Latvia has done much to deepen ties with Beijing ahead of hosting this week’s 16+1 Summit of central and eastern European nations plus China. But its most significant act was refusing an official welcome for the Dalai Lama.
In contrast with its Baltic neighbors, Estonia and Lithuania, which risked Chinese censure by greeting Tibet’s spiritual leader, the Dalai Lama’s status was relegated to a private visit in Riga. Few could have been surprised when Latvia went on to reap the biggest benefits of Chinese trade, becoming the first country in the region to sign a memorandum of understanding for the Belt and Road initiative.
Latvia may be favorite but China is also rapidly building investment elsewhere in an area it barely touched economically a decade ago. Bilateral trade with central and eastern Europe has jumped from next to nothing to $56 billion last year. The hope here is that Belt and Road will compensate for a lackluster Western Europe to boost economic growth.
Budapest to Belgrade
To China, the region is key to connecting and integrating Eurasia. It’s the logic threading new freight train routes from Far Eastern coastal cities of China through central Asia and Russia, central and eastern Europe and beyond. One flagship project is the Budapest to Belgrade rail link, promising to cut travel time from nine hours to less than two by 2018. The $3 billion bill is being picked up not by Brussels but Beijing.
Elsewhere, a port and rail link is planned from a logistics hub in Burgas, on the coast of Bulgaria, through Georgia and Kazakhstan, all the way to Zhengzhou in China. Alibaba, the e-commerce giant, is among the companies behind the Burgas hub. To corporate China, central and eastern Europe offers a relatively cheap but with a well-educated work force – and access to Europe’s single market.
Relationships are built through the 16+1 nations’ annual summits, grouping China with Albania, Bosnia and Herzegovina, Bulgaria, Croatia, Czech, Estonia, Hungary, Latvia, Lithuania, Macedonia, Montenegro, Poland, Romania, Serbia, Slovakia and Slovenia. Eleven of the countries are already in the European Union while the Balkan states are at varying stages of the membership process.
For all the pomp of the 16+1 ceremony, however, in reality China prefers to deal with trade partners bilaterally. It’s easier to set terms to relatively small nations than dealing with a club, and certainly easier than battling with a wealthy market of 500 million people from Brussels. That sets the EU’s eastern countries in competition with each other as they vie for attention from Beijing.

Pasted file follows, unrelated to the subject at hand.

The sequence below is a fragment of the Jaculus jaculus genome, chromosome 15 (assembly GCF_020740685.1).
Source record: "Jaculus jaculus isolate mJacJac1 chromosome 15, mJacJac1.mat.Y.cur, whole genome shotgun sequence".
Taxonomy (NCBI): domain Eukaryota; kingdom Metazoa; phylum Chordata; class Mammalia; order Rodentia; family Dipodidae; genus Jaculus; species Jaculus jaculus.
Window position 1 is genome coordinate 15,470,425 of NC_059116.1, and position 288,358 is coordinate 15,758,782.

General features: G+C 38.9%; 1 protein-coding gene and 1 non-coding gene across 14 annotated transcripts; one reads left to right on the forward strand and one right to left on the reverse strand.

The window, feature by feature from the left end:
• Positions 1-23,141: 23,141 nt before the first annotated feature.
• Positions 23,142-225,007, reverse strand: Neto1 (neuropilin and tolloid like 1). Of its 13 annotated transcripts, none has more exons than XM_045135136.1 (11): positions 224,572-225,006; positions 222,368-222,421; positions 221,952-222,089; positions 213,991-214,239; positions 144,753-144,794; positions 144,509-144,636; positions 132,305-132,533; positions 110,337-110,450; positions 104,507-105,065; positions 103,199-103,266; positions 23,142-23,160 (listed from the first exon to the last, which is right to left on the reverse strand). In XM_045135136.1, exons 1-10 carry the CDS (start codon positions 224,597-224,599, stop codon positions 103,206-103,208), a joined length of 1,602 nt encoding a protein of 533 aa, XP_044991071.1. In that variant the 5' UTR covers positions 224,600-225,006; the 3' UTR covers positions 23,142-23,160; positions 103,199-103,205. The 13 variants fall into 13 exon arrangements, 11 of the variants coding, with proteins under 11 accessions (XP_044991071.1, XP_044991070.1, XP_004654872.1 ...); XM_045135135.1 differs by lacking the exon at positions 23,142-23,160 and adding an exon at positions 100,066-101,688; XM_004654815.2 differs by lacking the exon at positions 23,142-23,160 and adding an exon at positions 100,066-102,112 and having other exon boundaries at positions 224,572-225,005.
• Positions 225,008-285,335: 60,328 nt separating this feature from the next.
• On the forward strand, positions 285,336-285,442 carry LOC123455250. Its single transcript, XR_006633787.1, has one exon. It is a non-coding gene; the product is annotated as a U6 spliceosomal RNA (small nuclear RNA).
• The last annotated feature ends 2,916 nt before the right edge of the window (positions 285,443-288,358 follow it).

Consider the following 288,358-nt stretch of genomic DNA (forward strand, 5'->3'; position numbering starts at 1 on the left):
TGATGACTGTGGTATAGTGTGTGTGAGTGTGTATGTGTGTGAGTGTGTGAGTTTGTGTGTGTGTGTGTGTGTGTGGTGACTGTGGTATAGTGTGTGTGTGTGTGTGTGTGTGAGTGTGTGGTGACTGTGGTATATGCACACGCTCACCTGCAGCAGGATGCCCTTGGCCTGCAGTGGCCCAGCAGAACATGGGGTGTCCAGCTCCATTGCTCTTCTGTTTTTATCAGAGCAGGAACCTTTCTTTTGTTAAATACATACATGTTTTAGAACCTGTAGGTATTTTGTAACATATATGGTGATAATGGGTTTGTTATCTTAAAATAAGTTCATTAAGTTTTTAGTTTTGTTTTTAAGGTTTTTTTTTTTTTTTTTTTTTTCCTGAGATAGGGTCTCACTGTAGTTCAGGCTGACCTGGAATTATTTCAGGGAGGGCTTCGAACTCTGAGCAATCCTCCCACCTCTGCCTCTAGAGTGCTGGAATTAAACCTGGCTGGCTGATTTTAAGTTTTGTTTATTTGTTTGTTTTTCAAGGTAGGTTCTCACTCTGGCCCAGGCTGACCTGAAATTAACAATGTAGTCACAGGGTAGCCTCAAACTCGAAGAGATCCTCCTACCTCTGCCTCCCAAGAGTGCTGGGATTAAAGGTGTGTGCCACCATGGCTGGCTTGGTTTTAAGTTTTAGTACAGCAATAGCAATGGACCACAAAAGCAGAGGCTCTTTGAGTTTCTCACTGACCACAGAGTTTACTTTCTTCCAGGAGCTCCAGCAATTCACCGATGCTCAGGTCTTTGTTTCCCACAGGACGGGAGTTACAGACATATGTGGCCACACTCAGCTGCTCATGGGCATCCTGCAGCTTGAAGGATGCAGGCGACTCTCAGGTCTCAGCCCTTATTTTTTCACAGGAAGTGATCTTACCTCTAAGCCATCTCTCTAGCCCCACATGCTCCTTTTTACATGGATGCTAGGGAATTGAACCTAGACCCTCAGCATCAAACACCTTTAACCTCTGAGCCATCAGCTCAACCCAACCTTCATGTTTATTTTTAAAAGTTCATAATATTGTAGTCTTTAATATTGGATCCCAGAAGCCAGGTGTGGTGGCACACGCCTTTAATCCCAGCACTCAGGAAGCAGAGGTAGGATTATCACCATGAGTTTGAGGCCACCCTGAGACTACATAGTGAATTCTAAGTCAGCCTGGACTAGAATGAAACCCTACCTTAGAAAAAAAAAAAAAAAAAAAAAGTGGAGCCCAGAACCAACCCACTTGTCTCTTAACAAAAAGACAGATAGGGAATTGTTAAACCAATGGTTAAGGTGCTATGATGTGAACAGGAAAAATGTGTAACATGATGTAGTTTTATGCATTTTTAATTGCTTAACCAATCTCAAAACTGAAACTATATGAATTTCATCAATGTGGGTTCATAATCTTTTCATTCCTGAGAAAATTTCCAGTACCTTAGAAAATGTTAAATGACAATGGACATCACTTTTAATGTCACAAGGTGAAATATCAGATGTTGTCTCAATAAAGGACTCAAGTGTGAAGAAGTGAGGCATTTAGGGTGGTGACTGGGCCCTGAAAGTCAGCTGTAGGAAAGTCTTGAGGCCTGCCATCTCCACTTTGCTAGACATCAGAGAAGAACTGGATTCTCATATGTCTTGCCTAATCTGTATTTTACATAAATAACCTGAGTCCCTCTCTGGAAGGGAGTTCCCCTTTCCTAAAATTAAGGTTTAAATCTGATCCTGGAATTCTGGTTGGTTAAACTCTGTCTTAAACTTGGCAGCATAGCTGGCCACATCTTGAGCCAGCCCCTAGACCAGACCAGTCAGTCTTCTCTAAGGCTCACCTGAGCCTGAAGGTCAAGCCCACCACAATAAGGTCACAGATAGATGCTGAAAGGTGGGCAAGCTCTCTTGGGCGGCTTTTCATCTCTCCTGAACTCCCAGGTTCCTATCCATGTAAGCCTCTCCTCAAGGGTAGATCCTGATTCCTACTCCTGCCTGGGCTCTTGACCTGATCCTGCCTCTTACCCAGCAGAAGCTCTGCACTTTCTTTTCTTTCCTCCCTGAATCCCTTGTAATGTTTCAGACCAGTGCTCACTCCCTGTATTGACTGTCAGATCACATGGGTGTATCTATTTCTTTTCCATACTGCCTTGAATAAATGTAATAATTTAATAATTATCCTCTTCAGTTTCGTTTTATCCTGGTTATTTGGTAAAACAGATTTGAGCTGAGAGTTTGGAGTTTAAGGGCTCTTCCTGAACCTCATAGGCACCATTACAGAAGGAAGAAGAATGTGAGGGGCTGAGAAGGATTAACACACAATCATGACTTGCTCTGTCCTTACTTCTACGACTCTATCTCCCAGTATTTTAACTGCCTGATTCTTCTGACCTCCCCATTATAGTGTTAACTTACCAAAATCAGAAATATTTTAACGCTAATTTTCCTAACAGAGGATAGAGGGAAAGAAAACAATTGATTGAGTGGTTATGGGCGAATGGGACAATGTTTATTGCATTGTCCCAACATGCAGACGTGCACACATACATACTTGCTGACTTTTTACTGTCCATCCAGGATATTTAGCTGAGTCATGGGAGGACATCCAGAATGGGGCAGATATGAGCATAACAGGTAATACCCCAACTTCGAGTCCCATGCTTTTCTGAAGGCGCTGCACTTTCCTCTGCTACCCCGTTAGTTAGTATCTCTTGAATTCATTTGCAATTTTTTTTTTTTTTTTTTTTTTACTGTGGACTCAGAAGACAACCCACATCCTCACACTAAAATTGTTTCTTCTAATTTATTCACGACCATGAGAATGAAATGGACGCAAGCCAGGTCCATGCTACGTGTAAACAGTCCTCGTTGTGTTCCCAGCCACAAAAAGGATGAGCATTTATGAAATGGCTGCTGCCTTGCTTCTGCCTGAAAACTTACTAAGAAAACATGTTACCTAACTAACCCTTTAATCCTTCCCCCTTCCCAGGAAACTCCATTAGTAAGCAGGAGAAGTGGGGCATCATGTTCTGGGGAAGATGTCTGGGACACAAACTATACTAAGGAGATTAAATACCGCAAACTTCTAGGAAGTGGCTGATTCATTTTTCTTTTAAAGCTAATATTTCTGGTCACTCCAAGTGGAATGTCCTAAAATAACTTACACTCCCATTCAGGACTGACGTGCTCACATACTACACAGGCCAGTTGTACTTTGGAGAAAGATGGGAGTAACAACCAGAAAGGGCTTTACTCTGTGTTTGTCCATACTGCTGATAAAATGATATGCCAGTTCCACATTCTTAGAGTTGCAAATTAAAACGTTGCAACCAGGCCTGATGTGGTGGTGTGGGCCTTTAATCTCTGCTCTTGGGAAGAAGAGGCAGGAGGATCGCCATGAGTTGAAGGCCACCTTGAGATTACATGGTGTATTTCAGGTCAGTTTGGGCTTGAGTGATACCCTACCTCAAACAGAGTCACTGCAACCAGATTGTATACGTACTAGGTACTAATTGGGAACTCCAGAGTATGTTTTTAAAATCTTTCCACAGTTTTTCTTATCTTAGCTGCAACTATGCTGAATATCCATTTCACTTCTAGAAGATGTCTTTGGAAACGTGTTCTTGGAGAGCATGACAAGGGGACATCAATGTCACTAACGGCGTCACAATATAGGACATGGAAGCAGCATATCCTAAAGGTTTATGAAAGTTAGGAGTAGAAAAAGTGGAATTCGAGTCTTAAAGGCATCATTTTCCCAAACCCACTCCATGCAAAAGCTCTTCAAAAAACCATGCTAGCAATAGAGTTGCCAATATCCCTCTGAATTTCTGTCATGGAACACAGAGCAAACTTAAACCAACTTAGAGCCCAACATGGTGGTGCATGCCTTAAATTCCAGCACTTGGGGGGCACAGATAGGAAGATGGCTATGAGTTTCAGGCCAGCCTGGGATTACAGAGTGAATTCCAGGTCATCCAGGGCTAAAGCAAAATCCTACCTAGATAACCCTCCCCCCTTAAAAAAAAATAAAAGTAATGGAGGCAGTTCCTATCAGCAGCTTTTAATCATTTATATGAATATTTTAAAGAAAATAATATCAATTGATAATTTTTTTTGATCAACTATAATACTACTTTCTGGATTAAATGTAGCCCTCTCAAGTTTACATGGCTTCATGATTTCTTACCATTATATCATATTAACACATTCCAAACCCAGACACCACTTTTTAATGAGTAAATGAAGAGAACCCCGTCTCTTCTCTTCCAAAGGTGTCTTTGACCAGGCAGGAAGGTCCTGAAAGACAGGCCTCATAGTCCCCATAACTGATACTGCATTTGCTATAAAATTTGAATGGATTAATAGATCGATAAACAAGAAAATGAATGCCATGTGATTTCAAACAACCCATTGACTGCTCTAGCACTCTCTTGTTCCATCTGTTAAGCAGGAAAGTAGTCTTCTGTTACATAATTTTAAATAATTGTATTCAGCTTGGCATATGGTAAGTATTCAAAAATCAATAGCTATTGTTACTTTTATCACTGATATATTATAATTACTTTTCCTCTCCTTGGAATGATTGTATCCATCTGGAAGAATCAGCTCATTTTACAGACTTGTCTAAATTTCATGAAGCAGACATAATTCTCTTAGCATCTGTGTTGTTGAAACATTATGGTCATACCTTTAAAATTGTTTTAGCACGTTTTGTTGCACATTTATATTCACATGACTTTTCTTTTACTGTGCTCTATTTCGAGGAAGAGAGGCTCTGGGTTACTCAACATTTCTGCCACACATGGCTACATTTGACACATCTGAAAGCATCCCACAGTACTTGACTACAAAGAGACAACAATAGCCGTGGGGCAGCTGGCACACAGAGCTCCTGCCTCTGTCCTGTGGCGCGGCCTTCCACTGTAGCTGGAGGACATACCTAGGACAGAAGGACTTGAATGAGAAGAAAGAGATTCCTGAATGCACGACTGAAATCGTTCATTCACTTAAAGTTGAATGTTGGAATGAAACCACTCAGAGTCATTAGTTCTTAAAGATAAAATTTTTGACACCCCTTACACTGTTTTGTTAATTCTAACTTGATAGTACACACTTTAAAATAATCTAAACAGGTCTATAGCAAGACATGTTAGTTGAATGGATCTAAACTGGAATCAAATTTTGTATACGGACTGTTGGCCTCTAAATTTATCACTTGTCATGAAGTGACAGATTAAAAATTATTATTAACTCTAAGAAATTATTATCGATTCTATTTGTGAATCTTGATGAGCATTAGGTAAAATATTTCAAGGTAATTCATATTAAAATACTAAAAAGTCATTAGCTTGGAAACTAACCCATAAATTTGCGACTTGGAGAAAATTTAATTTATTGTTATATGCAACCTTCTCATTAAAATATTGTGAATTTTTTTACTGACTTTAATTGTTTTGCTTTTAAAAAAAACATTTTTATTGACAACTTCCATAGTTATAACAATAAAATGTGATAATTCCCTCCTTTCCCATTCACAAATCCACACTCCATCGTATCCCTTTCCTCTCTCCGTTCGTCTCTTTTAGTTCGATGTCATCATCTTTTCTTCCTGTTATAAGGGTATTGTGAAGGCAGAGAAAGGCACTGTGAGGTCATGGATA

With the center of economic gravity shifting east, politics risks sliding in the same direction. China’s government is challenging European assumptions that liberal democracies are the best suited to capitalist development. The drift to authoritarianism seen in Turkey and Russia can arguably also be seen in Hungary and Poland.
China has been visibly stepping up political leadership. President Xi has visited twice this year, signing cooperation agreements, investment deals and political pledges. Prime Minister Li Keqiang has been leading the delegation to the 16+1 Summit in Riga.
As Latvia bends to Beijing’s will, economic benefits will no doubt flow in. But after centuries spent fighting for independence and free will, some will also increasingly wonder whether in pursuit of deals with the developing world’s superpower they risk selling their nations’ soul.
Merlin Linehan has worked in development finance within Eastern Europe and Asia, and spends much of his time investigating the risks and opportunities that are created from the ongoing expansion of Chinese businesses that invest overseas in emerging markets.
This column does not necessarily reflect the opinion of the editorial board or Frontera and its owners.